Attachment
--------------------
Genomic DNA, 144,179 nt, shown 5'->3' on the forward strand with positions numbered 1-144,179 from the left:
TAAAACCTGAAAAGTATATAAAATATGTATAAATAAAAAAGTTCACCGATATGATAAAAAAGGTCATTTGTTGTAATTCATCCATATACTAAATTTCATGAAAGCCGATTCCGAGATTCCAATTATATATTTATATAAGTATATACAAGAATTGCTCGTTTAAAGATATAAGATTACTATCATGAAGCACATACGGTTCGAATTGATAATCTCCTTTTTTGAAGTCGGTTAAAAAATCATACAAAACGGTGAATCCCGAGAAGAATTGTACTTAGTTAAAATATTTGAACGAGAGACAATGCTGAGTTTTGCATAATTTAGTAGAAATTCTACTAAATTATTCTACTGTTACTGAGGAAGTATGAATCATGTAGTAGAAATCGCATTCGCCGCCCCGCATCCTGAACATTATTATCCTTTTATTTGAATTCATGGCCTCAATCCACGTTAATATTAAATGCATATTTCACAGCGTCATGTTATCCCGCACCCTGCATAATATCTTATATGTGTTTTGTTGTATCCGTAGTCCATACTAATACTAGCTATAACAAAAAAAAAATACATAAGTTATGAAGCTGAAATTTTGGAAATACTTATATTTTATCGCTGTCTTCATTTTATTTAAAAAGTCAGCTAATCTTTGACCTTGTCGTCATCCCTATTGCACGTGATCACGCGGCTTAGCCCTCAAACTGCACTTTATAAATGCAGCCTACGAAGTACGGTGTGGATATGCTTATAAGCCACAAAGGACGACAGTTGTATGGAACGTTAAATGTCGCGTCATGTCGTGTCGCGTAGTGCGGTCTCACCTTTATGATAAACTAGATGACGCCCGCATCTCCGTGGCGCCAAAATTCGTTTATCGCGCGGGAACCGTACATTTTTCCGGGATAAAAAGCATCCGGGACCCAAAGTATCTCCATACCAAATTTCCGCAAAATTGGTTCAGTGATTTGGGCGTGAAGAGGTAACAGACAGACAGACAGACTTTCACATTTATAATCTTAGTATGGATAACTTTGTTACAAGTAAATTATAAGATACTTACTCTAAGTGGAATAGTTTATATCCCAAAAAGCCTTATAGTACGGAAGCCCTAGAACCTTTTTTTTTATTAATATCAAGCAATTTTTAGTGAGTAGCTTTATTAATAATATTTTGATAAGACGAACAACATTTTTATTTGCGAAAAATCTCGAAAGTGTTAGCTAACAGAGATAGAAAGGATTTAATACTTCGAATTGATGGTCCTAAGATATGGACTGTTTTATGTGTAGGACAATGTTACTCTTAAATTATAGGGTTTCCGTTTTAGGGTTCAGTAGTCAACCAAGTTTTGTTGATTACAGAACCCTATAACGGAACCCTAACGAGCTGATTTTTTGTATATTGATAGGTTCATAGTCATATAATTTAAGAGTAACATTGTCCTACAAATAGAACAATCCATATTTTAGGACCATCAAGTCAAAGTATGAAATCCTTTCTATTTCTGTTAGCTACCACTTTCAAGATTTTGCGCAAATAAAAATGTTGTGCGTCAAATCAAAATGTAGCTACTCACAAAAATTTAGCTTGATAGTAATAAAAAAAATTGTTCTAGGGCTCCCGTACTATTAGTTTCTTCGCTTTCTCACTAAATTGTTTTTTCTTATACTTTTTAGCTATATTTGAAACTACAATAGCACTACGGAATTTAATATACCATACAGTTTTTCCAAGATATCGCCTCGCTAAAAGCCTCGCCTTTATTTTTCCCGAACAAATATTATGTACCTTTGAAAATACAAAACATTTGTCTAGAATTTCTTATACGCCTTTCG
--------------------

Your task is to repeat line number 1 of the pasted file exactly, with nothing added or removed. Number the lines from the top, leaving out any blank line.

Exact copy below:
Genomic DNA, 144,179 nt, shown 5'->3' on the forward strand with positions numbered 1-144,179 from the left: